Brett Hull and teammate Adam Oates will be re-united this week for Hull & Oates Unplugged on Thursday night at The Pageant. In addition, both players will be part of the team's annual Heritage Night on April 1 vs. Boston.
ST. LOUIS - On March 31, 1991, Brett Hull capped off of one of the greatest offensive seasons in NHL history. The play took on an unusual progression. It began with goaltender Vincent Riendeau, who recorded all of four assists during his 184-game NHL career, moved to Paul Cavallini of “Flying Cavallini Brothers” fame, and ended with Hull beating Minnesota North Stars netminder Brian Hayward.
It was the final bang in a record-setting fireworks display – an 86-goal season.
Not surprisingly, 1990-91 was the apex of Hull’s career. He added 45 assists to boost his point total to 131, while recording a Selke-smooth +23 rating. His marksmanship, which included zero empty-net goals and zero shorthanded goals, earned Hull his second of three career First All-Star Team honors, the Lester B. Pearson Award (for most outstanding player) and the Hart Trophy (as the League's most valuable player) - the first recipient in Blues history.
Hull's 86 goals remain an NHL record for a right-winger – a record that may never be broken. The closest bidder since the turn of the century was Pavel Bure, who poured in 59 goals for the Florida Panthers during the 2000-01 season.
Prior to 1990-91, Hull had already established himself as one of the NHL’s elite snipers, having scored 32 times as a rookie and 41 and 72 times, respectively, in his first full seasons with the Blues. For the city of St. Louis and the Blues organization, the timing of his emergence was critical.
The Blues burst onto the NHL scene, earning three consecutive trips to the Stanley Cup Finals in their first three seasons of existence (1967-68 to 1969-70). Business was equally successful as the team (averaged)/was averaging over 95 percent capacity at home games for eight of their first nine seasons.
Under the guidance of the NHL’s all-time winningest coach, Scotty Bowman, legends of the game such as Dickie Moore, Doug Harvey, Jacques Plante and Glenn Hall, as well as franchise figureheads like Red Berenson, Noel Picard, and Bob and Barclay Plager excited the Blues' faithful and built the foundation for the future of the franchise.
But then the ebb flowed and seats in the fully-booked St. Louis Arena became increasingly empty. During a 12-year period from 1976-77 to 1987-88, the Blues experienced nine losing seasons. During that spell, the club averaged 12,973 fans per game while never exceeding 84 percent capacity in any season – even the 1980-81, 107-point campaign.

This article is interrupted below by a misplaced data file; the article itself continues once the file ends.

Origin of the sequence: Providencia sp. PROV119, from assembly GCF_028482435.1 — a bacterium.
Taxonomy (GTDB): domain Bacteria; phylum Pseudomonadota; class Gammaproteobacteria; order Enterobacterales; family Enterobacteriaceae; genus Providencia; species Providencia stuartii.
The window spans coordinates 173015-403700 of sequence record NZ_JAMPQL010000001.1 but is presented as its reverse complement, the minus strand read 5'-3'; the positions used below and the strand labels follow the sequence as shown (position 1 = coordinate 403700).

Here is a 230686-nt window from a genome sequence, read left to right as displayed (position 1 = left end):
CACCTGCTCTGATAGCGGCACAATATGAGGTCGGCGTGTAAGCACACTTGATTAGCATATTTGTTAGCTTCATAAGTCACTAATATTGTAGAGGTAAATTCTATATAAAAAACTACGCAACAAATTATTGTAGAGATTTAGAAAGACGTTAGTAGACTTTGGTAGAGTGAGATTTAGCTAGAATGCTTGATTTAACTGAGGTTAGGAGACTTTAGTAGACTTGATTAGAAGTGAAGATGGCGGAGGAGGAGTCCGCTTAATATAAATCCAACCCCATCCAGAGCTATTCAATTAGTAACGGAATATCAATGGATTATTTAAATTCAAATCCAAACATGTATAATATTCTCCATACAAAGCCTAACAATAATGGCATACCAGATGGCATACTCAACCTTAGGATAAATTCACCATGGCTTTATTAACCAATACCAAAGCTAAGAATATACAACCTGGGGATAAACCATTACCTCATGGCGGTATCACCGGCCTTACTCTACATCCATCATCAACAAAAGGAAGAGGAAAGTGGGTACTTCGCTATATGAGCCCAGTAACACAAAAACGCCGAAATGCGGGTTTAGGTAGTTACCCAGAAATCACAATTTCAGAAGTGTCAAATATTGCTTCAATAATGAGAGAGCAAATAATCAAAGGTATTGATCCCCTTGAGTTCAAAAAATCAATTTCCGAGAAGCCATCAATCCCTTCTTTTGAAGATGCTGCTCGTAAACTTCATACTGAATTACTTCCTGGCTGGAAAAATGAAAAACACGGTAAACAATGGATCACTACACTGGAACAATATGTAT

Luckily for the Blues and the city, a pivot was planted on March 7, 1988. Blues GM Ron Caron phoned Calgary GM Cliff Fletcher about Hull – who at the time had 26 goals for the Flames and ranked third in the rookie scoring race behind Buffalo’s Ray Sheppard and Calgary's Joe Nieuwendyk.
The Flames were a thriving offensive juggernaut, leading the league with 319 goals. But, by Fletcher’s assessment, they weren’t balanced enough to challenge for the Stanley Cup. Both general managers coveted what the other had.
"You want to win the Stanley Cup, I have the players that can help you win the Stanley Cup," Caron pitched to Fletcher. Despite reservations, Fletcher pulled the trigger and sent Hull to St. Louis in exchange for former first overall pick Rob Ramage and goaltender Rick Wamsley.
"We could have made this deal 48 hours before we did," said Fletcher following the trade, "But Brett Hull is someone who could score 50 goals a year for a number of years. That was our concern. I'm afraid that a couple of years down the road - when Joe Mullen is retired and Hakan Loob is back in Europe - we may pick up the paper every day and see Hull scoring another goal."
Fletcher was right on both his needs and his concerns. The Flames went on to capture the 1988 Stanley Cup, while they were haunted by Hull’s presence in boxscores for the next 18 seasons.
For the Blues, the impact of the trade was immediate and lasting. The season following the trade, the organization welcomed almost a thousand more patrons per game and by his final season, the average attendance had risen from 14,505 in 1987-88 to 18,415 in 1997-98.
The team averaged over 90 percent capacity in eight of his 10 seasons and north of 100 percent four times in that stretch. What’s more, according to the club’s media guide, the 10 largest crowds in franchise history were all during Hull’s career.
Though he moved on to Dallas, then Detroit and then Phoenix before his career ended, Hull remained a prolific goal-scorer. In 2003-04 – his final full NHL campaign - he became one of just seven players in NHL history to score at least 25 goals in a season which they entered at least 39 years of age. He ended his career with 741 goals and 527 as a Blue.
Even now, almost 18 years after his final game in a Blue Note (May 19, 1998), Hull’s impact on the organization and the city lingers. His on-ice talent and off-ice charisma re-ignited the fan base, turning casual fans into diehards and prompting non-hockey fans to discover the game.
Hull's influence on the popularity of the sport can be seen each and every day at local rinks as St. Louis continues to grow into one of the most active and talent-rich youth hockey communities in the country.
To this day, he has his hand in every stick that is bought, every skate that is sharpened and every ticket that is sold.